The articles published today are based on thousands of United States military incident and intelligence reports — records of engagements, mishaps, intelligence on enemy activity and other events from the war in Afghanistan — that were made public on Sunday on the Internet. The New York Times, The Guardian newspaper in London, and the German magazine Der Spiegel were given access to the material several weeks ago. These reports are used by desk officers in the Pentagon and troops in the field when they make operational plans and prepare briefings on the situation in the war zone. Most of the reports are routine, even mundane, but many add insights, texture and context to a war that has been waged for nearly nine years.
The NYT, Guardian and Der Spiegel have all vetted the reports and come to the conclusion that the material is authentic. 

You can download the full set of reports from the WikiLeaks website, here.

New York Times coverage is found here.
Guardian coverage here.
Der Spiegel coverage here.

"Let's Cut Defense Spending"

Strange world: Atlantic Review is not just as a reference in an MA thesis, but is also referenced by E.D. Kain of the neoconservative (?) National Review Online to make the argument that the US should cut defense spending. He is linking to our blog in this paragraph:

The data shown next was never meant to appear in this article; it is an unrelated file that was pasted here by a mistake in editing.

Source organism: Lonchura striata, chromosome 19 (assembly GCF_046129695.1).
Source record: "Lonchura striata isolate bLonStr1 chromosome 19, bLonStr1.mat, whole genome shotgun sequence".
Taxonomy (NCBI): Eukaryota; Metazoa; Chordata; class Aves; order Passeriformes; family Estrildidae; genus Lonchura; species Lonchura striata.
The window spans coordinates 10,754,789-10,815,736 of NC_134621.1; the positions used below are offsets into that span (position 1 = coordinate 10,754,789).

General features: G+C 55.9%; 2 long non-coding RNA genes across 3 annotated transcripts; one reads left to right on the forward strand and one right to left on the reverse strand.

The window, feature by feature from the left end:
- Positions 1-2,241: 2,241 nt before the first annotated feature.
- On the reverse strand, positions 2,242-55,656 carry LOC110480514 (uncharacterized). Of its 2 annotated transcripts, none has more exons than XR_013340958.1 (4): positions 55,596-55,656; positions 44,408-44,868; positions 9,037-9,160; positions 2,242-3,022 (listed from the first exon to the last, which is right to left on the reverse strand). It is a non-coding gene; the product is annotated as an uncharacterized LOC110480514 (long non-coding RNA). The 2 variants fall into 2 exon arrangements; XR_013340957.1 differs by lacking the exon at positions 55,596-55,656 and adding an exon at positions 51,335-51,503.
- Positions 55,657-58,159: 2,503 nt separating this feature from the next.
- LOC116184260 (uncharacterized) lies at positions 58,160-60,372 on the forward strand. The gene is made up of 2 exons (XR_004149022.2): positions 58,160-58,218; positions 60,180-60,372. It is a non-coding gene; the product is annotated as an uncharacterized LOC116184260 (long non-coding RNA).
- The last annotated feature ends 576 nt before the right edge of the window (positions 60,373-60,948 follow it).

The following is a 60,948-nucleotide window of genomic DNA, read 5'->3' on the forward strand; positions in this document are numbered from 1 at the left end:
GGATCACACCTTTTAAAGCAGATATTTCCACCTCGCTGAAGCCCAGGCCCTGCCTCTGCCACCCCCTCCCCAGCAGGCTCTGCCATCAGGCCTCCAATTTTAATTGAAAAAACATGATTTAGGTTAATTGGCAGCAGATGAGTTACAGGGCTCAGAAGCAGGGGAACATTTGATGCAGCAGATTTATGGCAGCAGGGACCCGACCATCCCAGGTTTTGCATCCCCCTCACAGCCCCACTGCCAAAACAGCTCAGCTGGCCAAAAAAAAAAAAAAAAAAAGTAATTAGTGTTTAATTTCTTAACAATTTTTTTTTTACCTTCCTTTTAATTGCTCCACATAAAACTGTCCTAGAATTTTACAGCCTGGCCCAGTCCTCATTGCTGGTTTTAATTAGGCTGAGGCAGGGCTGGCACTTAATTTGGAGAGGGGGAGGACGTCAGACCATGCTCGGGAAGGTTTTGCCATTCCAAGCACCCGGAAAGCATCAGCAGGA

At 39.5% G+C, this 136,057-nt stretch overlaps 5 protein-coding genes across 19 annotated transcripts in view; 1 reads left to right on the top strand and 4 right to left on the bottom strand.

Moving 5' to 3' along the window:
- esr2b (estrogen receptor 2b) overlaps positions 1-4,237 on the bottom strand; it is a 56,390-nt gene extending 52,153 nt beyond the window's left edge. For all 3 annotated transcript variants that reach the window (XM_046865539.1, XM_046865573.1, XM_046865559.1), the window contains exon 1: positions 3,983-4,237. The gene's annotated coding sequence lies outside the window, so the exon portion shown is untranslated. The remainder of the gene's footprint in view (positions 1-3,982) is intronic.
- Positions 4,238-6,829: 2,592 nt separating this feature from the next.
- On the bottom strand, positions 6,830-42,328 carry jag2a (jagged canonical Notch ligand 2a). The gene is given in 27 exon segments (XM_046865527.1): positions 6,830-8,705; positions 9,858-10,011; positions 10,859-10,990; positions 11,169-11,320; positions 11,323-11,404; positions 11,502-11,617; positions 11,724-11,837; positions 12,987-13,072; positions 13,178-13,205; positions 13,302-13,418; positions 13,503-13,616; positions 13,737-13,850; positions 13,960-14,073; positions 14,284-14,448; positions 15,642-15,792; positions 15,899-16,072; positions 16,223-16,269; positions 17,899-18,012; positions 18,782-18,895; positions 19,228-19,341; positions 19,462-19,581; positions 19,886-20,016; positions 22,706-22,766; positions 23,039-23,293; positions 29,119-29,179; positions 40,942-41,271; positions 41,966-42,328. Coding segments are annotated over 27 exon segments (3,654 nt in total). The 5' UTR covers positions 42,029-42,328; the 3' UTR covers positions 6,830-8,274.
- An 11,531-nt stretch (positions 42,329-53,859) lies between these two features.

Americans provide defense for Europe and much of Asia, allowing Europeans to spend almost nothing on defense while spending lavish amounts on generous entitlement programs. And it is not at all clear that these countries actually want our military bases anymore. Europe has largely put war behind it with the advent of the European Union, and save for the Korean peninsula, Asia is largely moving toward a peaceful, global economy as well. Refocusing our defense priorities into regions that have more direct implications for our own national security, such as Africa and the Middle East, would force Europe to take into account not only the defense of its own soil, but the vast expense associated with that defense. Governments already burdened with extraordinarily high rates of taxation will be forced to make cuts in their welfare programs in order to shore up their defense apparatus.